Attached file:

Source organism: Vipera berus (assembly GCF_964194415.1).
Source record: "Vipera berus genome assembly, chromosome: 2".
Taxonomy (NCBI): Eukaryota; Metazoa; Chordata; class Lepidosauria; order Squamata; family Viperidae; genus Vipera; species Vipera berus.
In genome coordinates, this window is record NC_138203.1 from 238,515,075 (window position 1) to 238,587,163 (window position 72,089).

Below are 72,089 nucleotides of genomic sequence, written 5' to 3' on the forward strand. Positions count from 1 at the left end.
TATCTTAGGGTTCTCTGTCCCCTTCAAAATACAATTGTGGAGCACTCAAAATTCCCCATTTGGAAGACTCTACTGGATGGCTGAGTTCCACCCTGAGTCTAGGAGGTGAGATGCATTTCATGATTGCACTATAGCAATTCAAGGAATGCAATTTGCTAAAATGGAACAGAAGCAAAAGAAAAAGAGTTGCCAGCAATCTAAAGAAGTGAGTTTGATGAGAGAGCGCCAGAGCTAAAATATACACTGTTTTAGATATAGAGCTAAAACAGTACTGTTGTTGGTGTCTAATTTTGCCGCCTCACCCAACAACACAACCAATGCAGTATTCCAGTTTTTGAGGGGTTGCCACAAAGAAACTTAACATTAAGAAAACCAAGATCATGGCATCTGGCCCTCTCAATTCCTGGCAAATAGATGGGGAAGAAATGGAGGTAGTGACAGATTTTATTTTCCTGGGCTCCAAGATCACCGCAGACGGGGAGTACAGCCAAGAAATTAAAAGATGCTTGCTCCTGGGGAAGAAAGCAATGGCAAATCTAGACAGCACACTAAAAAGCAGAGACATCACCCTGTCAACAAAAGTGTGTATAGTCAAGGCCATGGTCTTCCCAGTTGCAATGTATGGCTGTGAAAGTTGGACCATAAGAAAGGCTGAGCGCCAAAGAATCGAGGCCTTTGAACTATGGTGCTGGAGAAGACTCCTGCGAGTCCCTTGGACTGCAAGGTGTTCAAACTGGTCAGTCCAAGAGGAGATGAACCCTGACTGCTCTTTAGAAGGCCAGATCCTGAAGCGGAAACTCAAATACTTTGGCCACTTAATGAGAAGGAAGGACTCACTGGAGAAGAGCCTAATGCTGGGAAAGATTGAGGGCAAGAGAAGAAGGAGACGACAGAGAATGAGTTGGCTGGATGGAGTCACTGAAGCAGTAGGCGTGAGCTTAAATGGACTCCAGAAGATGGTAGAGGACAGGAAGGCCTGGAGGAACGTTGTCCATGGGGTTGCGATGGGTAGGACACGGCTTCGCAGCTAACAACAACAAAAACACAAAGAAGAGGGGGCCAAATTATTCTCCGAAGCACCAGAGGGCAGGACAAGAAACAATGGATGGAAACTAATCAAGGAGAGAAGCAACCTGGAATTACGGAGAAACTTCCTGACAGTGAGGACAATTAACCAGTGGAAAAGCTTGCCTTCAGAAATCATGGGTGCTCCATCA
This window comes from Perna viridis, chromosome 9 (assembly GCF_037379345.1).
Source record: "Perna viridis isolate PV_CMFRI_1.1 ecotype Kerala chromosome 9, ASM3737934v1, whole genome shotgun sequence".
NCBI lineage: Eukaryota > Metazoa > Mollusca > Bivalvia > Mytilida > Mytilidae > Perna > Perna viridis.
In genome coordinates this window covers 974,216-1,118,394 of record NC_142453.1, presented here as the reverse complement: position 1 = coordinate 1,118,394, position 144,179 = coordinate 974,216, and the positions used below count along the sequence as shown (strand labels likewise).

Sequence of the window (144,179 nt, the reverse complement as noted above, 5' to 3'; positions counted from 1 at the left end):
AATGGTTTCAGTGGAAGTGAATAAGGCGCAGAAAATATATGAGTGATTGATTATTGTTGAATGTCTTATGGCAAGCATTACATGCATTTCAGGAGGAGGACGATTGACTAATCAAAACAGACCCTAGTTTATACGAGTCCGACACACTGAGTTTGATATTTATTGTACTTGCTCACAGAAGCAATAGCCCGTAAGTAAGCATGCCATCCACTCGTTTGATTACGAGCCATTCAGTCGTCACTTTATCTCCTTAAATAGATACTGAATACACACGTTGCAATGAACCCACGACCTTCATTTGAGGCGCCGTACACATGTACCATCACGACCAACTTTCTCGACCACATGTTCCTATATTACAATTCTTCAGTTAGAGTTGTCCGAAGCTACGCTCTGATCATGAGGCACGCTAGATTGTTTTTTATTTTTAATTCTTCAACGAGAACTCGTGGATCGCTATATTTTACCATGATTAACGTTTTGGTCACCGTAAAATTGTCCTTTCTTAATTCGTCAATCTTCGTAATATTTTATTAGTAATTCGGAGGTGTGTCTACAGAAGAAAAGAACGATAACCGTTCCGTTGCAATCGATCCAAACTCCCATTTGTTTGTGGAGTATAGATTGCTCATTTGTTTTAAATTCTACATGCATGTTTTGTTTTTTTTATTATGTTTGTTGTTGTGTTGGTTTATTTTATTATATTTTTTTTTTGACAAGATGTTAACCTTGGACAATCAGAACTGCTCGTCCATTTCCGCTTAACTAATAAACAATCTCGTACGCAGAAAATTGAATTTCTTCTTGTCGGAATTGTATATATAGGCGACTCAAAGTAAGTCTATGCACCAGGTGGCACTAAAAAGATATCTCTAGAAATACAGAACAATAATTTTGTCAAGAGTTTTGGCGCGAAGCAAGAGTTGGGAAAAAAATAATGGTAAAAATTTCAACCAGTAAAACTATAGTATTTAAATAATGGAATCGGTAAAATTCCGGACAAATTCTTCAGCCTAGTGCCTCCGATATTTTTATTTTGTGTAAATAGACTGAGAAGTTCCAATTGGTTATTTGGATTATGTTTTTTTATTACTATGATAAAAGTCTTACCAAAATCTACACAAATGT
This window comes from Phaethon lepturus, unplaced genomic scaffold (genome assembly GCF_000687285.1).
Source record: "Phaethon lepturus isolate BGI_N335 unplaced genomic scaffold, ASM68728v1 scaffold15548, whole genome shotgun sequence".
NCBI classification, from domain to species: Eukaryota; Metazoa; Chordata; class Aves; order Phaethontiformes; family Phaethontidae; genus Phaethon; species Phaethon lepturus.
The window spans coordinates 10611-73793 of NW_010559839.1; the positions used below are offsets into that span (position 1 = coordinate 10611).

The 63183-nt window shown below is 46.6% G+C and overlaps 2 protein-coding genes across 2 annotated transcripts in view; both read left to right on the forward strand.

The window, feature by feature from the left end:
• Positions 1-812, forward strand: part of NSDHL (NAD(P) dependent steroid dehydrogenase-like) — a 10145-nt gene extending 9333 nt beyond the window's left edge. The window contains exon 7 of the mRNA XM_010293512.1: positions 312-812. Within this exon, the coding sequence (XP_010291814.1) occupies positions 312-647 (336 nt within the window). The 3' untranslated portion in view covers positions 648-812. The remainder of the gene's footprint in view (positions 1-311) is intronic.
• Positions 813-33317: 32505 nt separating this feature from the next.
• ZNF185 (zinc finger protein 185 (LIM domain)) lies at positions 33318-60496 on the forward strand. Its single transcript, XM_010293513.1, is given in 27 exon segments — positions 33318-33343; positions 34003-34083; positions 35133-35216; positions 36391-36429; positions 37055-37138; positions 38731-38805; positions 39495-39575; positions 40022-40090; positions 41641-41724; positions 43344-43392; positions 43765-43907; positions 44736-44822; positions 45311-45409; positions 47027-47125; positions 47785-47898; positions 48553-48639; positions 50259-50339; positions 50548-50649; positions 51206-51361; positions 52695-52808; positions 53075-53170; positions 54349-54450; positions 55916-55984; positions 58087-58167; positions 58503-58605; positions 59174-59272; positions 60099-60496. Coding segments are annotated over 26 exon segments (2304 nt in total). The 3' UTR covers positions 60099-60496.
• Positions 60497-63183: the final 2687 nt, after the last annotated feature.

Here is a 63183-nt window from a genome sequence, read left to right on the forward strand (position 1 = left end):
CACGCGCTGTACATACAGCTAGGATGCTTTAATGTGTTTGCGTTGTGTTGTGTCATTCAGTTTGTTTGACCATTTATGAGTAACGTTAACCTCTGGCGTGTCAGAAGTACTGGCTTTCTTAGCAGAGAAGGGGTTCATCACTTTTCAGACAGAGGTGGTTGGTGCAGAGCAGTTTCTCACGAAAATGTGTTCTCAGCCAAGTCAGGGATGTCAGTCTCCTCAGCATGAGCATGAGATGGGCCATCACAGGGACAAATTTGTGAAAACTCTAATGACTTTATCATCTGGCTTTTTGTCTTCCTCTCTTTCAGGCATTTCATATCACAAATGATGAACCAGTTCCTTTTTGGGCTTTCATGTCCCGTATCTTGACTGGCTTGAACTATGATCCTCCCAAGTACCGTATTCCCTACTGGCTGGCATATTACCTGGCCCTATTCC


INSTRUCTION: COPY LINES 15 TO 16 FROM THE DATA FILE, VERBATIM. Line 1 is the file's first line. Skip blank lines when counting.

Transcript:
NCBI classification, from domain to species: Eukaryota; Metazoa; Chordata; class Aves; order Phaethontiformes; family Phaethontidae; genus Phaethon; species Phaethon lepturus.
The window spans coordinates 10611-73793 of NW_010559839.1; the positions used below are offsets into that span (position 1 = coordinate 10611).